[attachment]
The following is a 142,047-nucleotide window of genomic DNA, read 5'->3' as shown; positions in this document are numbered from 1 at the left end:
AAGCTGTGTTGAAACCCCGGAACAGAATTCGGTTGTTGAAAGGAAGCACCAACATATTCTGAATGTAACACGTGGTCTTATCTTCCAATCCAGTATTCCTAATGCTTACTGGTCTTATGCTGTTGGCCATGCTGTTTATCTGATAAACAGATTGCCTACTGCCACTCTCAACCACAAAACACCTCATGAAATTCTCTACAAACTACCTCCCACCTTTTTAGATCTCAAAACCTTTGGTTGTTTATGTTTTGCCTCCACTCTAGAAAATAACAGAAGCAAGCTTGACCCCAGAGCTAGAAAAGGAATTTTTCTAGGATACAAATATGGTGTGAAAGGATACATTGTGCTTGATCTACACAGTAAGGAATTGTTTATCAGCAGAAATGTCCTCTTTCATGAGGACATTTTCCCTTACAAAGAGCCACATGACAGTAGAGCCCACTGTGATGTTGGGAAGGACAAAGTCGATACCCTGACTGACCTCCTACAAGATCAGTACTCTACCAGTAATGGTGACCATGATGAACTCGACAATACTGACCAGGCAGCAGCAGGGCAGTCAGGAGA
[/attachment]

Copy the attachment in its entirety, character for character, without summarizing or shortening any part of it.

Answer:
The following is a 142,047-nucleotide window of genomic DNA, read 5'->3' as shown; positions in this document are numbered from 1 at the left end:
AAGCTGTGTTGAAACCCCGGAACAGAATTCGGTTGTTGAAAGGAAGCACCAACATATTCTGAATGTAACACGTGGTCTTATCTTCCAATCCAGTATTCCTAATGCTTACTGGTCTTATGCTGTTGGCCATGCTGTTTATCTGATAAACAGATTGCCTACTGCCACTCTCAACCACAAAACACCTCATGAAATTCTCTACAAACTACCTCCCACCTTTTTAGATCTCAAAACCTTTGGTTGTTTATGTTTTGCCTCCACTCTAGAAAATAACAGAAGCAAGCTTGACCCCAGAGCTAGAAAAGGAATTTTTCTAGGATACAAATATGGTGTGAAAGGATACATTGTGCTTGATCTACACAGTAAGGAATTGTTTATCAGCAGAAATGTCCTCTTTCATGAGGACATTTTCCCTTACAAAGAGCCACATGACAGTAGAGCCCACTGTGATGTTGGGAAGGACAAAGTCGATACCCTGACTGACCTCCTACAAGATCAGTACTCTACCAGTAATGGTGACCATGATGAACTCGACAATACTGACCAGGCAGCAGCAGGGCAGTCAGGAGA